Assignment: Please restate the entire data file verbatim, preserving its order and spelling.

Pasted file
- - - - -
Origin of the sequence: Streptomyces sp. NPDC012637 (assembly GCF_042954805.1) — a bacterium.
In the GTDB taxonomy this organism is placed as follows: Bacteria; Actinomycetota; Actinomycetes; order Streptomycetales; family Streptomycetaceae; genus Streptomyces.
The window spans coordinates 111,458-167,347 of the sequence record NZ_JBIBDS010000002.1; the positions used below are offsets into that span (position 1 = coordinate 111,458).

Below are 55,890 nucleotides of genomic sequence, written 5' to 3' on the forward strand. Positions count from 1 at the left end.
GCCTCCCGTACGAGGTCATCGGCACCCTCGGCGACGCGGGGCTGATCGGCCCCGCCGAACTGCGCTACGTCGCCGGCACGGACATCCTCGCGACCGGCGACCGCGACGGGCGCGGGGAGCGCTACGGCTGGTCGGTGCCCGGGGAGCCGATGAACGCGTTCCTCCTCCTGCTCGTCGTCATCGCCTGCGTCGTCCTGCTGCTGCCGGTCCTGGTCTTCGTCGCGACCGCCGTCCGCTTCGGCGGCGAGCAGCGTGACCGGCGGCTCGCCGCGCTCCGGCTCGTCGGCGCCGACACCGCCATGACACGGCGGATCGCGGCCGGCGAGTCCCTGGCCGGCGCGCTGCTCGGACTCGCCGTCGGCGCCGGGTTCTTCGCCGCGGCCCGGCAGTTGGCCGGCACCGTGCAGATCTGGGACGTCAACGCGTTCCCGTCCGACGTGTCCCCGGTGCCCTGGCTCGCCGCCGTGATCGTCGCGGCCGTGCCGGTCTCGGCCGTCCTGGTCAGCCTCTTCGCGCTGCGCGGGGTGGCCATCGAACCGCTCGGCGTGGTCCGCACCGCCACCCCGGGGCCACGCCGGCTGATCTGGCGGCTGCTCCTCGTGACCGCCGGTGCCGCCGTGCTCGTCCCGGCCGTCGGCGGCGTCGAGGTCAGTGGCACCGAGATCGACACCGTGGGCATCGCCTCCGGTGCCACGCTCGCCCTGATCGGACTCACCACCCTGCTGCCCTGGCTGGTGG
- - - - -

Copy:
Origin of the sequence: Streptomyces sp. NPDC012637 (assembly GCF_042954805.1) — a bacterium.
In the GTDB taxonomy this organism is placed as follows: Bacteria; Actinomycetota; Actinomycetes; order Streptomycetales; family Streptomycetaceae; genus Streptomyces.
The window spans coordinates 111,458-167,347 of the sequence record NZ_JBIBDS010000002.1; the positions used below are offsets into that span (position 1 = coordinate 111,458).

Below are 55,890 nucleotides of genomic sequence, written 5' to 3' on the forward strand. Positions count from 1 at the left end.
GCCTCCCGTACGAGGTCATCGGCACCCTCGGCGACGCGGGGCTGATCGGCCCCGCCGAACTGCGCTACGTCGCCGGCACGGACATCCTCGCGACCGGCGACCGCGACGGGCGCGGGGAGCGCTACGGCTGGTCGGTGCCCGGGGAGCCGATGAACGCGTTCCTCCTCCTGCTCGTCGTCATCGCCTGCGTCGTCCTGCTGCTGCCGGTCCTGGTCTTCGTCGCGACCGCCGTCCGCTTCGGCGGCGAGCAGCGTGACCGGCGGCTCGCCGCGCTCCGGCTCGTCGGCGCCGACACCGCCATGACACGGCGGATCGCGGCCGGCGAGTCCCTGGCCGGCGCGCTGCTCGGACTCGCCGTCGGCGCCGGGTTCTTCGCCGCGGCCCGGCAGTTGGCCGGCACCGTGCAGATCTGGGACGTCAACGCGTTCCCGTCCGACGTGTCCCCGGTGCCCTGGCTCGCCGCCGTGATCGTCGCGGCCGTGCCGGTCTCGGCCGTCCTGGTCAGCCTCTTCGCGCTGCGCGGGGTGGCCATCGAACCGCTCGGCGTGGTCCGCACCGCCACCCCGGGGCCACGCCGGCTGATCTGGCGGCTGCTCCTCGTGACCGCCGGTGCCGCCGTGCTCGTCCCGGCCGTCGGCGGCGTCGAGGTCAGTGGCACCGAGATCGACACCGTGGGCATCGCCTCCGGTGCCACGCTCGCCCTGATCGGACTCACCACCCTGCTGCCCTGGCTGGTGG